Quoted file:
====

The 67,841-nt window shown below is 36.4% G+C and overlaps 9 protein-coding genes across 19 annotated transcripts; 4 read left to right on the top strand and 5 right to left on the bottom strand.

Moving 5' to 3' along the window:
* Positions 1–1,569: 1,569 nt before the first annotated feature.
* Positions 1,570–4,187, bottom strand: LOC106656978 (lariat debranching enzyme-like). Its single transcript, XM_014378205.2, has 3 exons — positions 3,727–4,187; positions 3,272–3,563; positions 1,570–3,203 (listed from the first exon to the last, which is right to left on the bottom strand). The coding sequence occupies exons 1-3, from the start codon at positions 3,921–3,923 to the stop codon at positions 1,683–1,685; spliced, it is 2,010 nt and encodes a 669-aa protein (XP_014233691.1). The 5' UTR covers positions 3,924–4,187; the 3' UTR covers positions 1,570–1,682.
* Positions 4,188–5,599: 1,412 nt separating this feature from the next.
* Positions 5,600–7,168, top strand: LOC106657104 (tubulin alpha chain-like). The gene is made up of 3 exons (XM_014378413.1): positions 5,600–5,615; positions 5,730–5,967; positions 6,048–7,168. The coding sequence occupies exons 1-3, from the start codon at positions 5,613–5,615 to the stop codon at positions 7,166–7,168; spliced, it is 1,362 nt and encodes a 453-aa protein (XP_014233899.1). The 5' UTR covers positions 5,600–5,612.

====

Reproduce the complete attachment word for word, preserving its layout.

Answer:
The 67,841-nt window shown below is 36.4% G+C and overlaps 9 protein-coding genes across 19 annotated transcripts; 4 read left to right on the top strand and 5 right to left on the bottom strand.

Moving 5' to 3' along the window:
* Positions 1–1,569: 1,569 nt before the first annotated feature.
* Positions 1,570–4,187, bottom strand: LOC106656978 (lariat debranching enzyme-like). Its single transcript, XM_014378205.2, has 3 exons — positions 3,727–4,187; positions 3,272–3,563; positions 1,570–3,203 (listed from the first exon to the last, which is right to left on the bottom strand). The coding sequence occupies exons 1-3, from the start codon at positions 3,921–3,923 to the stop codon at positions 1,683–1,685; spliced, it is 2,010 nt and encodes a 669-aa protein (XP_014233691.1). The 5' UTR covers positions 3,924–4,187; the 3' UTR covers positions 1,570–1,682.
* Positions 4,188–5,599: 1,412 nt separating this feature from the next.
* Positions 5,600–7,168, top strand: LOC106657104 (tubulin alpha chain-like). The gene is made up of 3 exons (XM_014378413.1): positions 5,600–5,615; positions 5,730–5,967; positions 6,048–7,168. The coding sequence occupies exons 1-3, from the start codon at positions 5,613–5,615 to the stop codon at positions 7,166–7,168; spliced, it is 1,362 nt and encodes a 453-aa protein (XP_014233899.1). The 5' UTR covers positions 5,600–5,612.